Siam remained a British sphere of influence in the early 20th century, becoming Britain’s ally in World War I in 1917. After World War I a movement for national renaissance developed, and this, combined with the worldwide depression of the 1930s, precipitated a political coup against the absolute monarch King Prajadhipok in 1932. The coup created a constitutional monarchy and parliamentary government, and the name of Muang Thai (‘land of the free’) was adopted for the country in 1939.
Throughout the 1930s politics were marked by considerable unrest and by increasing nationalism. In 1938 the pro-Japanese military leader Phibun Songkhram seized power. In 1940, taking advantage of the defeat of France and encouraged by Japan, Phibun annexed the Indochinese territories lost in 1893 and 1907. In December 1941 Japanese forces entered Thailand, requesting the right to advance through the country preparatory to their attack on British Malaya and Singapore. This was refused, but after a brief struggle Phibun signed a treaty with the Japanese, and by 1942 Thailand had declared war on the Allies. However, there was an anti-Japanese guerrilla movement, the Free Thai, which succeeded in forcing the resignation of Phibun in 1944.
After World War II Thailand restored the French territories and signed treaties with its former enemies, but another period of unstable government followed, particularly as a result of the assassination of King Ananda Mahidol (Rama VIII) in 1946. The year 1947 saw a military coup by the wartime leader Phibun Songkhram, and the army retained control during the next two decades, with the leader of the military junta periodically changed by a series of bloodless coups: Field Marshal Phibun Songkhram 1947–57, Field Marshal Sarit Thanarat 1957–63, and Gen Thanom Kittikachorn 1963–73. The monarch, King Bhumibol Adulyadej, was only a figurehead.
Thailand followed a steady anti-communist line under the influence of its alliance with the USA, and was a founder member of the Southeast Asia Treaty Organization (SEATO). It encountered serious communist guerrilla insurgency along its borders with Laos, Cambodia, and Malaysia.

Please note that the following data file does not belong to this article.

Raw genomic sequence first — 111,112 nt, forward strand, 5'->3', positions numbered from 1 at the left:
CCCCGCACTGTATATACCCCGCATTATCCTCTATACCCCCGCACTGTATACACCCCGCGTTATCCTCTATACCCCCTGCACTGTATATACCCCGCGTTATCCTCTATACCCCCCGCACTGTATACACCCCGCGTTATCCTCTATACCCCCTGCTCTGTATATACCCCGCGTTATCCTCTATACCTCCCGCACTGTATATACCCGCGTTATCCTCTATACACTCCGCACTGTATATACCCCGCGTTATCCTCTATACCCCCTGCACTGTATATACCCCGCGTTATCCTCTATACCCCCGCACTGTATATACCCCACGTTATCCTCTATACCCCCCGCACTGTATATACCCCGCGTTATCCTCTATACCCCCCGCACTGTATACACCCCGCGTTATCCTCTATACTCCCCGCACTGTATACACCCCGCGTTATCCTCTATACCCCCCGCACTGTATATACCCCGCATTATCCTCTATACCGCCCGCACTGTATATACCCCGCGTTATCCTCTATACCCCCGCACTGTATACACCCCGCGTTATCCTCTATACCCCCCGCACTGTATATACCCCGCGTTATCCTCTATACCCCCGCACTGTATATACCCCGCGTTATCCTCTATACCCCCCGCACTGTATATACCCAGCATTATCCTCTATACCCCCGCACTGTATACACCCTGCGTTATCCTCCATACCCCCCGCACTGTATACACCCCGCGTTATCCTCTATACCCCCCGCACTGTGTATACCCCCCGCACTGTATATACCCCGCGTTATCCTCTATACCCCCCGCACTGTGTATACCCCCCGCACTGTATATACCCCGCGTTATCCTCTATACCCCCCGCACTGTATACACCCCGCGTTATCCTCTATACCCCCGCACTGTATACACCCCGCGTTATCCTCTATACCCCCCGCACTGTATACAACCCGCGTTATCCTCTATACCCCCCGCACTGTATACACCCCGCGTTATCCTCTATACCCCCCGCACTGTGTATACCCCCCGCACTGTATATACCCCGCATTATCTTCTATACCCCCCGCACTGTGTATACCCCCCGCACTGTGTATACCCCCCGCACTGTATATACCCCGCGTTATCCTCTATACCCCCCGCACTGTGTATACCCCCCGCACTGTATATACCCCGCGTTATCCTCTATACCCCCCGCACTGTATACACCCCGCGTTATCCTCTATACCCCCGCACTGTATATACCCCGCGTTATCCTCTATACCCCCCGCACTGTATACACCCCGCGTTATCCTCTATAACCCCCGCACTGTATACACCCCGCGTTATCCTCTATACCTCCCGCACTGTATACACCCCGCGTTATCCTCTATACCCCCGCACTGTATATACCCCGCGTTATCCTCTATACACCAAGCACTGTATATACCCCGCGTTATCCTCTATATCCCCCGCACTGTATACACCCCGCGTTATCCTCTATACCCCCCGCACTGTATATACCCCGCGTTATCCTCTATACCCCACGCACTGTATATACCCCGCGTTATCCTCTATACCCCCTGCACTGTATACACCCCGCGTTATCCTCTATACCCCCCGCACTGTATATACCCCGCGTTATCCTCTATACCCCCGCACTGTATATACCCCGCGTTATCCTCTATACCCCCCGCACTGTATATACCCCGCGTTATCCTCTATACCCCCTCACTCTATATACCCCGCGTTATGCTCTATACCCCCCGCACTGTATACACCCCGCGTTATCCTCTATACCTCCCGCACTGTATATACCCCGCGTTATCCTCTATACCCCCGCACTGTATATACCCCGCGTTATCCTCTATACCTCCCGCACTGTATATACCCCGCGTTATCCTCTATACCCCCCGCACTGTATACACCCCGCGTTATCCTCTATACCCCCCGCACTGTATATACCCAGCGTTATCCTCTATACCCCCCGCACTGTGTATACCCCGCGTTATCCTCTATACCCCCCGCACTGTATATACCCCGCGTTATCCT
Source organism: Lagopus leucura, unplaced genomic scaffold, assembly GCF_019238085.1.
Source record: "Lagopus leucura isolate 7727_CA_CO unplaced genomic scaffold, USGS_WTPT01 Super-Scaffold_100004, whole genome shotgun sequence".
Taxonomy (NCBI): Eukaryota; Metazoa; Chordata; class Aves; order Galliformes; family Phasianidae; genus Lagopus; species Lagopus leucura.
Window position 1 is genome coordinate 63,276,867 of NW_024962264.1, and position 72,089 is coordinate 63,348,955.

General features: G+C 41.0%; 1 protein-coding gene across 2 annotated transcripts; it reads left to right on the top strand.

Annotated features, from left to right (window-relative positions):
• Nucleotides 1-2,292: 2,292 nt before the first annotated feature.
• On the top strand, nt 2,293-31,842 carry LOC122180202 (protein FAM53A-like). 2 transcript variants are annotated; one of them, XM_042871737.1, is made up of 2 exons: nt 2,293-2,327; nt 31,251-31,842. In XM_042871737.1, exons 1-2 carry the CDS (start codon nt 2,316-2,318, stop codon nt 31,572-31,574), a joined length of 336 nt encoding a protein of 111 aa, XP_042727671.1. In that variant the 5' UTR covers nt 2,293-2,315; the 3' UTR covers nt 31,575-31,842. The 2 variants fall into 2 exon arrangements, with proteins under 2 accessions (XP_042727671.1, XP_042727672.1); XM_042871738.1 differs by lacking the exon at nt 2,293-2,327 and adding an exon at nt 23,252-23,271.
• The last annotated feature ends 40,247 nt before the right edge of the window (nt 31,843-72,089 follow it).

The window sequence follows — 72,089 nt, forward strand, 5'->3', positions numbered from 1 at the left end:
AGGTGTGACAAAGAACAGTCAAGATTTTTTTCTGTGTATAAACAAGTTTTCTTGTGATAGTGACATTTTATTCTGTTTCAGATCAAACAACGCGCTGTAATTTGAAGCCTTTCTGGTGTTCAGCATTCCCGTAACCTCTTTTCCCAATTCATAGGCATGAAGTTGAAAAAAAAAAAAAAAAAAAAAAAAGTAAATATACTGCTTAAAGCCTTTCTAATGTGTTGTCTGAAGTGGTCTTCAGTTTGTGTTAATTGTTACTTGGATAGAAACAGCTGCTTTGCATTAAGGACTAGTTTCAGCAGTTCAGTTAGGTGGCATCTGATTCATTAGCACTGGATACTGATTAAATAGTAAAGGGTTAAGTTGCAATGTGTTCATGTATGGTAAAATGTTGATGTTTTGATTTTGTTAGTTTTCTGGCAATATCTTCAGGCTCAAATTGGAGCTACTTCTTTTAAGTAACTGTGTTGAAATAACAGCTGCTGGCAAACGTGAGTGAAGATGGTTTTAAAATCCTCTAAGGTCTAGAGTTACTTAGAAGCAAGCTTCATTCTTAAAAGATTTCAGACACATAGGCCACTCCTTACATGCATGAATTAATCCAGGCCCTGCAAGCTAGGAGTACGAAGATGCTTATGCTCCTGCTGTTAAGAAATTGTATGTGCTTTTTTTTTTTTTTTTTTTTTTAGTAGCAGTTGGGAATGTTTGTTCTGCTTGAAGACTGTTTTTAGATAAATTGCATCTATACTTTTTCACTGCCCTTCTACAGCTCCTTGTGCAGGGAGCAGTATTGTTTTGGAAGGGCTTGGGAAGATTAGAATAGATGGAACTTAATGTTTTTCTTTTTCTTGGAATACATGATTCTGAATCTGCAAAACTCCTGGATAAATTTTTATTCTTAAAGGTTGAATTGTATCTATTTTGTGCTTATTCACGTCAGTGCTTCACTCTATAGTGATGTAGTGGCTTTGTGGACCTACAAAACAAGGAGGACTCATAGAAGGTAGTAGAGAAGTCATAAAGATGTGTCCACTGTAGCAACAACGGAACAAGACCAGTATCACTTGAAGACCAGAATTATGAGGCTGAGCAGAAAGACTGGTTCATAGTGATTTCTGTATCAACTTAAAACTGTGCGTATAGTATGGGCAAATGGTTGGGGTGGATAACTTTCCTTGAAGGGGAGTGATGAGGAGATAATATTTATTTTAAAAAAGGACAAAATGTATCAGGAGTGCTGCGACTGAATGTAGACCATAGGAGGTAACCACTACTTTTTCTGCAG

From time to time experiments at liberalization were made, with elected assemblies in 1957–58 and 1968–71. The results were fractious and further military coups resulted. Thanom ruled through a National Executive Council until 1973, when growing unrest over foreign policy and the lack of basic freedoms led to student riots in Bangkok, culminating in the fall of the government in October. Free elections were held in 1975 and 1976. A series of coalition governments lacked stability, and in 1976 the armed forces, led by Admiral Chaloryoo, took over, with Thanin Kraivichien becoming prime minister.
The government succeeded in reorienting the country’s foreign policy in the aftermath of the Vietnam War. The USA withdrew all its substantial military presence in Thailand, and diplomatic relations were established with the communist regimes in China, North Korea, and Cambodia. Disputes with communist Laos and Vietnam continued, and Thailand remained firmly within the non-communist Association of South East Asian Nations (ASEAN).
Towards civilian government
The army supreme commander, Gen Kriangsak Chomanan, held power 1977–80 and established a mixed civilian and military form of government under the monarch’s direction. Having deposed Kriangsak in October 1980, Gen Prem Tinsulanonda (1920– ) formally relinquished his army office and headed an elected civilian coalition government from 1983.
Attempted coups in April 1983 and September 1985 were easily crushed by Prime Minister Prem, who ruled in a cautious apolitical manner. With an economic growth averaging 9%–10% a year, Thailand emerged as an export-oriented, newly industrializing country. Chatichai Choonhavan, leader of the Thai Nation Party, was elected prime minister in 1988.
The civil war in Cambodia and Laos, which resulted in the flight of more than 500,000 refugees to Thailand 1975–90, provided justification for continued quasi-military rule and the maintenance of martial law. Thailand drew closer to its allies in the Association of South East Asian Nations, who jointly supported the Cambodian guerrilla resistance to the Vietnamese-imposed government. The country was drawn more deeply into the Cambodian civil war with the shelling July 1989 of a refugee camp in Thailand, but tensions eased after the Cambodian peace agreement of 1991.
The 1991 military coup